Marguerite du Pont de Villiers-Ortiz Boden, a descendant of the Louttit and George families who lived in the home from 1760-1810 when Mt. Harmon was a wealthy tobacco plantation, restored the mansion to that era when she lived here in the 1960’s. With her Du Pont money, she purchased the best furnishings of the time: Chippendale chairs with clubfoot legs, a ceremonial Huntsman’s Chair with carved hound arms, hand-painted wallpaper from the Orient, and a very unusual slat painting from the 17th century of Lady Arabella Stuart who appears as a young woman or a skeleton depending on where you stand.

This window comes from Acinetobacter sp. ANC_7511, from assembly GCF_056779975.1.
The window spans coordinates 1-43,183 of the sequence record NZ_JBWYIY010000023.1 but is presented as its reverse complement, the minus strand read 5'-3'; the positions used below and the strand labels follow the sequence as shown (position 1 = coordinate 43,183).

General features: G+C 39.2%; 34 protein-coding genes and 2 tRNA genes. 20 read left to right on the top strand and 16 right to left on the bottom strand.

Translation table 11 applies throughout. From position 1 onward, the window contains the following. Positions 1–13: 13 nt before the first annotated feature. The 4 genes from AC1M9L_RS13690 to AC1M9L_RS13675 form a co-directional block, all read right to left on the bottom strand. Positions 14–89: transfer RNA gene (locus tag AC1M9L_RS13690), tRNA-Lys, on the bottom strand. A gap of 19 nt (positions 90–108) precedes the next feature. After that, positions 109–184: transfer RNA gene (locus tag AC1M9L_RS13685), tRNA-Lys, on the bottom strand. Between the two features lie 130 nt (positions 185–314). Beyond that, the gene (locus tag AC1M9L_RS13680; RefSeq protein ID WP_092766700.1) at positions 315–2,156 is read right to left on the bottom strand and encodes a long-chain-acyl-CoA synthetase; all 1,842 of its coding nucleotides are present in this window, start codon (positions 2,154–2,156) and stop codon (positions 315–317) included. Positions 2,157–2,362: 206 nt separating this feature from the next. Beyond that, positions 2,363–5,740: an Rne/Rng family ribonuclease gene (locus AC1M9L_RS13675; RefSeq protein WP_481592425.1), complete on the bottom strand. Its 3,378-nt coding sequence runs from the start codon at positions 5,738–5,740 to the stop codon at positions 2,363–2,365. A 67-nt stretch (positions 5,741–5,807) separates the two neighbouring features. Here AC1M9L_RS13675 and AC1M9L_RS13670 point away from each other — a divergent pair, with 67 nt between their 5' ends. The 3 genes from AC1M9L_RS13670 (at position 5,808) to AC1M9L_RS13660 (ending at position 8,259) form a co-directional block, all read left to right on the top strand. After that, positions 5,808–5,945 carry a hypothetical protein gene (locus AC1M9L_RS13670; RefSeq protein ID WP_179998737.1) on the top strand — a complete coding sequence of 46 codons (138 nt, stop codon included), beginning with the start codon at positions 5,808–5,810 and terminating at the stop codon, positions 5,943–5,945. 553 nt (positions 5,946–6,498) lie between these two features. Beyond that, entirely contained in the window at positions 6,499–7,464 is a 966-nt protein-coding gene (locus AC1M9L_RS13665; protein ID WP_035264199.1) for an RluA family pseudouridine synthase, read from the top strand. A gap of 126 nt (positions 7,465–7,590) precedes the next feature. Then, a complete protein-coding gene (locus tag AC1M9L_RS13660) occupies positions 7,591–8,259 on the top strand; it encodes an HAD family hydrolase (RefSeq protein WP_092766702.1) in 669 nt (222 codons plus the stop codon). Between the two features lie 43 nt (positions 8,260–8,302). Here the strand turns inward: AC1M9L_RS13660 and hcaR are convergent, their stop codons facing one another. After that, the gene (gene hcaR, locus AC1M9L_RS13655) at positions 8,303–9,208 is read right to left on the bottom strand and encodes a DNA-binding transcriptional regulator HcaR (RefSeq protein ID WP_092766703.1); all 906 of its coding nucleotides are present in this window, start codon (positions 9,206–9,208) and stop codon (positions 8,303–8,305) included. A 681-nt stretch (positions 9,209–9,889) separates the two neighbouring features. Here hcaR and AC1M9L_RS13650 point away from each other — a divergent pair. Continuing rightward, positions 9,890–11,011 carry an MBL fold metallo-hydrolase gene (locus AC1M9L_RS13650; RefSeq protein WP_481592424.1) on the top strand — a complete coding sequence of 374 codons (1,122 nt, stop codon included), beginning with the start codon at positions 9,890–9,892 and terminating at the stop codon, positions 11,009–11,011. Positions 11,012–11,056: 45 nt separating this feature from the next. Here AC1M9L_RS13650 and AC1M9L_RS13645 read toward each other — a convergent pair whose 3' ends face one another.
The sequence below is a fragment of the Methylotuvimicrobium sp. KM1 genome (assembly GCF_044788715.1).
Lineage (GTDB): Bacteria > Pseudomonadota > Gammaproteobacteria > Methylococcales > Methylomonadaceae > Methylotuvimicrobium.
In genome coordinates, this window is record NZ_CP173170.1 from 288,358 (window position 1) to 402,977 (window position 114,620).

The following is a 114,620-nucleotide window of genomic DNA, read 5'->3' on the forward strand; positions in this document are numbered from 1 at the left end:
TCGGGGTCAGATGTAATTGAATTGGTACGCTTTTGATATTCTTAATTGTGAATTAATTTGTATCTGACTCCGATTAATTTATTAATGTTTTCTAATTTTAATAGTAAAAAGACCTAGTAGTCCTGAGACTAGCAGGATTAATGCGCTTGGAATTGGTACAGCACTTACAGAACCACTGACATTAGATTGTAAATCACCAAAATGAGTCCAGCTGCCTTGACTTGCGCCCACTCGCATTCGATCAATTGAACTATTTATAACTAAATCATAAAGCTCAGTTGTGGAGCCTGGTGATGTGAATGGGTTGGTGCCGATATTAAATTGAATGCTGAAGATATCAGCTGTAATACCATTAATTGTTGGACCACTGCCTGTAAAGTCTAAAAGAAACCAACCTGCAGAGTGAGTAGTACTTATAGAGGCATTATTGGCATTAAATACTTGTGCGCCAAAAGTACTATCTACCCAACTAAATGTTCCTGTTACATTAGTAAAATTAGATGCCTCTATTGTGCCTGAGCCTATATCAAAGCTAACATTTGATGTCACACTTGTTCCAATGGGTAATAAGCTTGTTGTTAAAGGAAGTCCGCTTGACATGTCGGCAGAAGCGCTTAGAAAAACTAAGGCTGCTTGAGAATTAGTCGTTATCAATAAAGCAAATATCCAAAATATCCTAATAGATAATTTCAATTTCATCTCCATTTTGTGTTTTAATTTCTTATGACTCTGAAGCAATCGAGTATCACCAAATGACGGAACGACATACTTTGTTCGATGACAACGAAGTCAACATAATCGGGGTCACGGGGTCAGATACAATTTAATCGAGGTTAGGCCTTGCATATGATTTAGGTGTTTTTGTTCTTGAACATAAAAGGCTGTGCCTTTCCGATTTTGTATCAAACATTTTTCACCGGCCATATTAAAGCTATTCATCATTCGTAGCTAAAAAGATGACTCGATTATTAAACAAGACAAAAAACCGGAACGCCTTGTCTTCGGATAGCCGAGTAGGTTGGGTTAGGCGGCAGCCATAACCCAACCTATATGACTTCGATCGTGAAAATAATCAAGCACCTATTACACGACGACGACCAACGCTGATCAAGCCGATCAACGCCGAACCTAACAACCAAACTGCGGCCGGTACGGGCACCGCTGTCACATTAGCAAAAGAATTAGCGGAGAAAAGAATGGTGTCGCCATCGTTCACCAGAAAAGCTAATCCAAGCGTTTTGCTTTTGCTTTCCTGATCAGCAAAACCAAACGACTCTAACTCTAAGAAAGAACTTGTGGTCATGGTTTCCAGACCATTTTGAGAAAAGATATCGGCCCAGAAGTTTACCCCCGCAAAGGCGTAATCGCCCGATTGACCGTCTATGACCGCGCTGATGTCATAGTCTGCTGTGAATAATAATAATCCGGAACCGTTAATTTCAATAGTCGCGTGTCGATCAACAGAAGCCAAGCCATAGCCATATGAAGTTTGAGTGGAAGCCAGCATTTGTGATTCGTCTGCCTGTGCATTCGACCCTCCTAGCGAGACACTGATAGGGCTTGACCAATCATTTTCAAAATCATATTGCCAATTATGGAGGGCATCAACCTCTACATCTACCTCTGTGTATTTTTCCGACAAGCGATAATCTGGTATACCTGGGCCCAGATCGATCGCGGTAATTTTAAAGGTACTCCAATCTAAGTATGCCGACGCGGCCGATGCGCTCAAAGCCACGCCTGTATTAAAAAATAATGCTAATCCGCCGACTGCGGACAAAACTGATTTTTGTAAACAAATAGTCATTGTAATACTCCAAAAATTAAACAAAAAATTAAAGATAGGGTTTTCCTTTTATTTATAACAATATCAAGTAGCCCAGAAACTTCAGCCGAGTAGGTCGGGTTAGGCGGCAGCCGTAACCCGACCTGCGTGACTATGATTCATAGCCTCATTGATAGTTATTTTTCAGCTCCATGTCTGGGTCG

There are no cordoned off areas on a house tour. You can get within a pinky’s distance of most treasures as the docent leads you through one breathtaking room after another, into Marguerite’s modernized over-the-top marble bathrooms (with sunken tubs), and purple modern kitchen (Boden loved the color), discussing the valued contributions of Marguerite and her daughter, Kip, who established the Friends of Mount Harmon, Inc to insure the Plantation’s future. With a dredged river and restored docks, you can now get here by boat as well. Open Thurs – Sun 10-2, with guided tours on the hour, $10.
VISIT: Chesapeake City. Even if you don’t stay over, this place is arguably the most picturesque town in the county – situated right on the “World’s third busiest shipping Canal,” the 14-mile C&D Canal linking the Delaware River to the Chesapeake Bay. There are several gift and antique shops in town – one, My Jewelry Place, in an old bank – and plenty of photos ops.